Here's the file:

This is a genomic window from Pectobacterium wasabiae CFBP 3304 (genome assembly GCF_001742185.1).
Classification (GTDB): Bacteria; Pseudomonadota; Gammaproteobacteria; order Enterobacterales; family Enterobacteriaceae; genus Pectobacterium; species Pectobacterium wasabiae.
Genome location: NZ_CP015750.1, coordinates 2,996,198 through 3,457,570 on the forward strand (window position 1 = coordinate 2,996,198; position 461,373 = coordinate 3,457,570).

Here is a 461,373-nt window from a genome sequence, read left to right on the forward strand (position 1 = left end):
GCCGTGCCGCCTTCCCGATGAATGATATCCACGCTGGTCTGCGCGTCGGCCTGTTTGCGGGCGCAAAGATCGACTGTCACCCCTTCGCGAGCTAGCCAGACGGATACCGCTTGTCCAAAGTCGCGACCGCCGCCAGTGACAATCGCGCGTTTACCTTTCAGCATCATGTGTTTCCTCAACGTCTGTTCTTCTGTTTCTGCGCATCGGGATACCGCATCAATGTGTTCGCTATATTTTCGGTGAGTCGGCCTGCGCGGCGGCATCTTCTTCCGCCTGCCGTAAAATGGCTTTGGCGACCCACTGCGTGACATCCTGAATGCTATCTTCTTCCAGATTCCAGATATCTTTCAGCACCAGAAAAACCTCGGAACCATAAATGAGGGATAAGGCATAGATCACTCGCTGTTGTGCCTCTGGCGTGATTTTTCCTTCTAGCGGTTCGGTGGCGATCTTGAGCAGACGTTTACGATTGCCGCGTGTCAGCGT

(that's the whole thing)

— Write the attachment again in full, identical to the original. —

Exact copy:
This is a genomic window from Pectobacterium wasabiae CFBP 3304 (genome assembly GCF_001742185.1).
Classification (GTDB): Bacteria; Pseudomonadota; Gammaproteobacteria; order Enterobacterales; family Enterobacteriaceae; genus Pectobacterium; species Pectobacterium wasabiae.
Genome location: NZ_CP015750.1, coordinates 2,996,198 through 3,457,570 on the forward strand (window position 1 = coordinate 2,996,198; position 461,373 = coordinate 3,457,570).

Here is a 461,373-nt window from a genome sequence, read left to right on the forward strand (position 1 = left end):
GCCGTGCCGCCTTCCCGATGAATGATATCCACGCTGGTCTGCGCGTCGGCCTGTTTGCGGGCGCAAAGATCGACTGTCACCCCTTCGCGAGCTAGCCAGACGGATACCGCTTGTCCAAAGTCGCGACCGCCGCCAGTGACAATCGCGCGTTTACCTTTCAGCATCATGTGTTTCCTCAACGTCTGTTCTTCTGTTTCTGCGCATCGGGATACCGCATCAATGTGTTCGCTATATTTTCGGTGAGTCGGCCTGCGCGGCGGCATCTTCTTCCGCCTGCCGTAAAATGGCTTTGGCGACCCACTGCGTGACATCCTGAATGCTATCTTCTTCCAGATTCCAGATATCTTTCAGCACCAGAAAAACCTCGGAACCATAAATGAGGGATAAGGCATAGATCACTCGCTGTTGTGCCTCTGGCGTGATTTTTCCTTCTAGCGGTTCGGTGGCGATCTTGAGCAGACGTTTACGATTGCCGCGTGTCAGCGT